The band came out and started jamming and after a minute or two Teri Gender Bender came out on stage.  She is a true performer, standing in fascinating poses, screaming intently her passionate lyrics and stalking around the stage.

The music was kind of dancey but with flairs of anarchy.  But it was all in support of Teri.  She was focused and intense as she got on the floor, contorting he body while she sang.

Between songs, she addressed the audience in Spanish (she was born in Denver, but her family moved to Mexico when her father died).

Her energy was unmatched and I wnjoyed the show.  Although I would have enjoyed it more if I knew the songs better.

  1. córtate el pelo
  3. action
  4. talking about you
  5. ya no soy
  6. MJ Ø

Ø olivia, she wanted me to leave her alone (2022)
∏ madre would not allow it though (2022)
∞ you were truly the one that made us laugh (2022)
⊗ leaving her to be was just not an option (2022)
¶ pestering became a virtue (2022)
⇑ The Get Up (2022)

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CV1_TNY_06_10_13Schossow.inddSOUNDTRACKBOSNIAN RAINBOWS-“Turtle Neck” (2013).

bosnian rainbows_cvr-a5c79faedffc0dc27b9e81b5eb566b7c02c426e9-s1I had listened to most of the preview of this album, and I was mixed about it.  But I have to say that of all the songs “Turtle Neck” is my favorite.  It begins as most of these songs do with a very simple melody.  There’s an easy vocal melody, accompanying guitars and interesting keyboard notes dropped in.  As with most of these songs it has a very 80s feel to it.  The big difference with this song is that it is 6 minutes longs and allows Omar Rodriguez-Lopez some wiggle room to goof off.  Like the weird little noises (effects, guitars what have you) that sprinkle the ends of the verses.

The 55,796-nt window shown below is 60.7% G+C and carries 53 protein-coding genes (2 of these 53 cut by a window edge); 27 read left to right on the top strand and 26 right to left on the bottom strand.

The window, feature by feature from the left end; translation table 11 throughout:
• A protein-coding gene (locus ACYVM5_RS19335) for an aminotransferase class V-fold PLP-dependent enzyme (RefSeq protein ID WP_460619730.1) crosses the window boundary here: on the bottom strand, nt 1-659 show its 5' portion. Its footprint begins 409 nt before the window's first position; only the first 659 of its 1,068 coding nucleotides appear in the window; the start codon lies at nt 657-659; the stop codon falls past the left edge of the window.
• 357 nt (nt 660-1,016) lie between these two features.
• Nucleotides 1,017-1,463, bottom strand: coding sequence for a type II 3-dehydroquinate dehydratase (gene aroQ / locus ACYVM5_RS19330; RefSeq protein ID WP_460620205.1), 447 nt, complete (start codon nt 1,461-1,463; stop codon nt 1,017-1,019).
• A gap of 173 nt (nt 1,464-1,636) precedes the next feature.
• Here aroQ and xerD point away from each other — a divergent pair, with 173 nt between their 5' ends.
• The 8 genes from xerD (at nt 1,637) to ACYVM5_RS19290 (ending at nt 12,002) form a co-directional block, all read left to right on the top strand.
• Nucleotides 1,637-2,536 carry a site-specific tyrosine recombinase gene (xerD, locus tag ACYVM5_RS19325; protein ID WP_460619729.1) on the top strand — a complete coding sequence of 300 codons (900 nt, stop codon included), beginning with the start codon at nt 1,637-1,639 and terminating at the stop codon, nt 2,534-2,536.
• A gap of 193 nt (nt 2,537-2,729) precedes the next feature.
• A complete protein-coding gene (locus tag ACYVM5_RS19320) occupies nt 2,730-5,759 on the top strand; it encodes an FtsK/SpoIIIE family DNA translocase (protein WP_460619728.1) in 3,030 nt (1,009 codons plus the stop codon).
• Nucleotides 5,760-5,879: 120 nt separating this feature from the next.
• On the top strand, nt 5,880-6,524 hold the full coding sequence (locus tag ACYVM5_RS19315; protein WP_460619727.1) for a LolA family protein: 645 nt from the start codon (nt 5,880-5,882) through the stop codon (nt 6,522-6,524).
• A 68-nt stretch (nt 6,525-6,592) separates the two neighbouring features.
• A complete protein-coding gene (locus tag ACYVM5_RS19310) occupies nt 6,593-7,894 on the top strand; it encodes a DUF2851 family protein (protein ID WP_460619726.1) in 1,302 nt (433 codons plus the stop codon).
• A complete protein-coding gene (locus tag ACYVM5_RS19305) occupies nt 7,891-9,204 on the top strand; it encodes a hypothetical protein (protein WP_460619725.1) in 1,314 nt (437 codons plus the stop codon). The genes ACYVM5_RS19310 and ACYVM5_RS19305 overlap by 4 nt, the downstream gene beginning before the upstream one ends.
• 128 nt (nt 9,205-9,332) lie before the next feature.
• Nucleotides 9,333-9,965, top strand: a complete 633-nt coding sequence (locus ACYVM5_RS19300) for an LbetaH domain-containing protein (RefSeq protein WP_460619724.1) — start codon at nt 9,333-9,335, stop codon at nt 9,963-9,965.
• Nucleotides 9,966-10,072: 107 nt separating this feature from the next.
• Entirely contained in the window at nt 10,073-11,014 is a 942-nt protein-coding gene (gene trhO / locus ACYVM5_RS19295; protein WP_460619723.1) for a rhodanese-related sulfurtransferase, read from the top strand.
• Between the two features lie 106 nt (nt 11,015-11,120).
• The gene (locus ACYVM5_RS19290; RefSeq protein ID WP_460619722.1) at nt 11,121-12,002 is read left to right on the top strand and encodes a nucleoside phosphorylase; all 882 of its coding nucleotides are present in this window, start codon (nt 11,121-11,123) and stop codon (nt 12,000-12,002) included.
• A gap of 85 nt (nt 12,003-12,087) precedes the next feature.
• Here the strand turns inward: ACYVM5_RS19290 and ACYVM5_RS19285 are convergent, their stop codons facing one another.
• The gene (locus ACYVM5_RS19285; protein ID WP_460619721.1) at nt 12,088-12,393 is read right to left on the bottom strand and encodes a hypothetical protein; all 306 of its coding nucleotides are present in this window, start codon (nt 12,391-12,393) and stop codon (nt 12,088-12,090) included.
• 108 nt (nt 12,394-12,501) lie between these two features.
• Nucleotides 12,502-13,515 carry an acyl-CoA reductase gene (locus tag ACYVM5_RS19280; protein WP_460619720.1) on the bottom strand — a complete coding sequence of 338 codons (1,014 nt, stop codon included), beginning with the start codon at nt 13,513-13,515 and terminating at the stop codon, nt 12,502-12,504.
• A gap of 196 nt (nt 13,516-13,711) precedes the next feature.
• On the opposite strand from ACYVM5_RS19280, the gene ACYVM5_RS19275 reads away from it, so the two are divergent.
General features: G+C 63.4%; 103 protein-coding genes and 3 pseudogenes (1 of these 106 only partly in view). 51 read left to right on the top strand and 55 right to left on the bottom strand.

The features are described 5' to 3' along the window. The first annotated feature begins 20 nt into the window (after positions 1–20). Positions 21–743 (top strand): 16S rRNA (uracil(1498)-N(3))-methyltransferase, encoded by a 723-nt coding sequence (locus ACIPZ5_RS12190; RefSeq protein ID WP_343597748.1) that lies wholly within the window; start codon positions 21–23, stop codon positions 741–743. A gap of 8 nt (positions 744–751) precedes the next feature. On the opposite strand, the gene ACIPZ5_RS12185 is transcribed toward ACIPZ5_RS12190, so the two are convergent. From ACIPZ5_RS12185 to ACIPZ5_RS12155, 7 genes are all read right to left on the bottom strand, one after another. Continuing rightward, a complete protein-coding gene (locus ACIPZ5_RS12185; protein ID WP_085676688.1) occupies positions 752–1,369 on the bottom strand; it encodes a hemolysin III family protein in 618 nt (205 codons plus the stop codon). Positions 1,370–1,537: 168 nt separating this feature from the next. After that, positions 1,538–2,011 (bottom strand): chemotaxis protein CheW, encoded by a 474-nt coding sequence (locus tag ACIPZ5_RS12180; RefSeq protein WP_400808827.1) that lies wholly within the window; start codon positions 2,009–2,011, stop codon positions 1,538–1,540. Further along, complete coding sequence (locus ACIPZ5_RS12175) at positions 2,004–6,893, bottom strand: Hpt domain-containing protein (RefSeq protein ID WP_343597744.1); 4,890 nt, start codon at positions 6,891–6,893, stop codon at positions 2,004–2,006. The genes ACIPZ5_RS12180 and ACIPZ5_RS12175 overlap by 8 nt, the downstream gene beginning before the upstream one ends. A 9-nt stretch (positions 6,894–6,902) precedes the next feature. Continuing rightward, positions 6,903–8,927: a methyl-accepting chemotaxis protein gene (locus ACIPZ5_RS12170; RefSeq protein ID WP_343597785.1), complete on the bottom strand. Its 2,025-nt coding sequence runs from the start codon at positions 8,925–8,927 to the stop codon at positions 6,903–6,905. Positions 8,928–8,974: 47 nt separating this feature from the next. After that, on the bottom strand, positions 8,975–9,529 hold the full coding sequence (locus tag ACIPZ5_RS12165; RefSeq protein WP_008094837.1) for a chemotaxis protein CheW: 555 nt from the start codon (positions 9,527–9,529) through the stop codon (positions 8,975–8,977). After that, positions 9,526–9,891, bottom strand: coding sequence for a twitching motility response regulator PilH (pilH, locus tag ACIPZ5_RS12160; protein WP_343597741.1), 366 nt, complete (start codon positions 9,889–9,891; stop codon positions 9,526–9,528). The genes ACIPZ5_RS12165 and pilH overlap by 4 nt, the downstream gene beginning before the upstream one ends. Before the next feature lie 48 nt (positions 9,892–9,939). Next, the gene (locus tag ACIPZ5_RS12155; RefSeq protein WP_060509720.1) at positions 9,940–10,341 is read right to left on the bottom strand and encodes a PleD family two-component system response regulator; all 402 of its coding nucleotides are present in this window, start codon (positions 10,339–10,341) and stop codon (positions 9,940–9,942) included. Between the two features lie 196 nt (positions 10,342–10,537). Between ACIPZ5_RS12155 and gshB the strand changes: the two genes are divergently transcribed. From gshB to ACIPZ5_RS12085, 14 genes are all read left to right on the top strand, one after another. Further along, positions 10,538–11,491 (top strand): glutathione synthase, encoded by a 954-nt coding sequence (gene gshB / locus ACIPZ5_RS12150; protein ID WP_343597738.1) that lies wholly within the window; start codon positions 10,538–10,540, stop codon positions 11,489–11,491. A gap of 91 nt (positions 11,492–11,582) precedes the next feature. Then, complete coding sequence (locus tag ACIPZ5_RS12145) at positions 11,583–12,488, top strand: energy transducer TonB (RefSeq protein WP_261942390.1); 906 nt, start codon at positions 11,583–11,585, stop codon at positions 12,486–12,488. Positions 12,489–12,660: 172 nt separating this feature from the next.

But it’s at the 3 minute mark that Omar really takes over—the song turns kind of sinister with a  great dark bassline.  And then comes the guitar solo—screaming, noisy, more or less out of control, while wailing notes and off-kilter scales litter the one-minute instrumental section.  Then Teri joins the tone with a wholly new vocal section that compliments what Omar is doing.  The wildness kind of wears itself out until the end of the song recreates the beginning sweetness.

It’s probably the best encapsulation of the combination of pretty and wild that Bosnian Rainbows put together.

[READ: June 18, 2013] “Pedigree”

This is a Personal History, so I assume it is true.  I don’t know Walter Kirn at all, and really I only read this because the main person he talks about is named Clark.  Of course, the Clark in this story, Clark Rockefeller, is an unmitigated fraud.

It turns out that the story of Clark Rockefeller, and his real name Christian Gerhartsreiter, is fairly well-known  in popular culture (there was even a Lifetime movie made about him.  Of course, I don’t watch movies on that network, so this whole story passed me by.  I wonder if this narrative is more or less interesting if you already know the truth.